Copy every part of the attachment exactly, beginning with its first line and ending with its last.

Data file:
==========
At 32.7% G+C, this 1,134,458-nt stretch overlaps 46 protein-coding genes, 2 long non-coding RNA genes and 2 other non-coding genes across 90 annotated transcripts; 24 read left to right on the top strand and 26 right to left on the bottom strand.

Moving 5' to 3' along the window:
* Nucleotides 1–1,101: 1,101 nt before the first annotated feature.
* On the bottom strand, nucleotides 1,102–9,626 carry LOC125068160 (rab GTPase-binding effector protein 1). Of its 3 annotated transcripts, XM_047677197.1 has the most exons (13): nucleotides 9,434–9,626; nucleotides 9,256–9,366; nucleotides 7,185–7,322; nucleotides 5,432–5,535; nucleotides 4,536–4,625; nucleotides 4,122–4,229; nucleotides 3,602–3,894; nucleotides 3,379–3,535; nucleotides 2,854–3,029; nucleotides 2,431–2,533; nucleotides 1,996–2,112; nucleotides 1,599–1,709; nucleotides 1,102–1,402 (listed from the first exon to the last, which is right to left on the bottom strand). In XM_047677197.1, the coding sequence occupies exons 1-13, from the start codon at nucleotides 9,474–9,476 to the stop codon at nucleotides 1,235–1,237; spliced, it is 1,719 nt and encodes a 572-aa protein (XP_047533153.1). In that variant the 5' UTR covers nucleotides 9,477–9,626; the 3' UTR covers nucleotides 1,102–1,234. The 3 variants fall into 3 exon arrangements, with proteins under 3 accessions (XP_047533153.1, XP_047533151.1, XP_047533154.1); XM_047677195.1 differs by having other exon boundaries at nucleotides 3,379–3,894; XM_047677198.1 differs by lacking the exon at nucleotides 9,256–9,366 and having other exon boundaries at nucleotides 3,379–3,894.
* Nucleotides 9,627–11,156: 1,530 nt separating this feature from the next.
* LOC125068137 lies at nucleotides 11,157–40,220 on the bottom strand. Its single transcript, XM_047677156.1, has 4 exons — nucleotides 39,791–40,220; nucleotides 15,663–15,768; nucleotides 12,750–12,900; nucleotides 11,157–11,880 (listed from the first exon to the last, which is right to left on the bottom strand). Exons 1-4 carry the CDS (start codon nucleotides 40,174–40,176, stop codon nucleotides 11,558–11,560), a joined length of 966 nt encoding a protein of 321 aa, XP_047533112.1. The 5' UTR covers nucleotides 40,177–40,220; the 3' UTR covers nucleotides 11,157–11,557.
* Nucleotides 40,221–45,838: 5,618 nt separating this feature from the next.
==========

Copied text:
At 32.7% G+C, this 1,134,458-nt stretch overlaps 46 protein-coding genes, 2 long non-coding RNA genes and 2 other non-coding genes across 90 annotated transcripts; 24 read left to right on the top strand and 26 right to left on the bottom strand.

Moving 5' to 3' along the window:
* Nucleotides 1–1,101: 1,101 nt before the first annotated feature.
* On the bottom strand, nucleotides 1,102–9,626 carry LOC125068160 (rab GTPase-binding effector protein 1). Of its 3 annotated transcripts, XM_047677197.1 has the most exons (13): nucleotides 9,434–9,626; nucleotides 9,256–9,366; nucleotides 7,185–7,322; nucleotides 5,432–5,535; nucleotides 4,536–4,625; nucleotides 4,122–4,229; nucleotides 3,602–3,894; nucleotides 3,379–3,535; nucleotides 2,854–3,029; nucleotides 2,431–2,533; nucleotides 1,996–2,112; nucleotides 1,599–1,709; nucleotides 1,102–1,402 (listed from the first exon to the last, which is right to left on the bottom strand). In XM_047677197.1, the coding sequence occupies exons 1-13, from the start codon at nucleotides 9,474–9,476 to the stop codon at nucleotides 1,235–1,237; spliced, it is 1,719 nt and encodes a 572-aa protein (XP_047533153.1). In that variant the 5' UTR covers nucleotides 9,477–9,626; the 3' UTR covers nucleotides 1,102–1,234. The 3 variants fall into 3 exon arrangements, with proteins under 3 accessions (XP_047533153.1, XP_047533151.1, XP_047533154.1); XM_047677195.1 differs by having other exon boundaries at nucleotides 3,379–3,894; XM_047677198.1 differs by lacking the exon at nucleotides 9,256–9,366 and having other exon boundaries at nucleotides 3,379–3,894.
* Nucleotides 9,627–11,156: 1,530 nt separating this feature from the next.
* LOC125068137 lies at nucleotides 11,157–40,220 on the bottom strand. Its single transcript, XM_047677156.1, has 4 exons — nucleotides 39,791–40,220; nucleotides 15,663–15,768; nucleotides 12,750–12,900; nucleotides 11,157–11,880 (listed from the first exon to the last, which is right to left on the bottom strand). Exons 1-4 carry the CDS (start codon nucleotides 40,174–40,176, stop codon nucleotides 11,558–11,560), a joined length of 966 nt encoding a protein of 321 aa, XP_047533112.1. The 5' UTR covers nucleotides 40,177–40,220; the 3' UTR covers nucleotides 11,157–11,557.
* Nucleotides 40,221–45,838: 5,618 nt separating this feature from the next.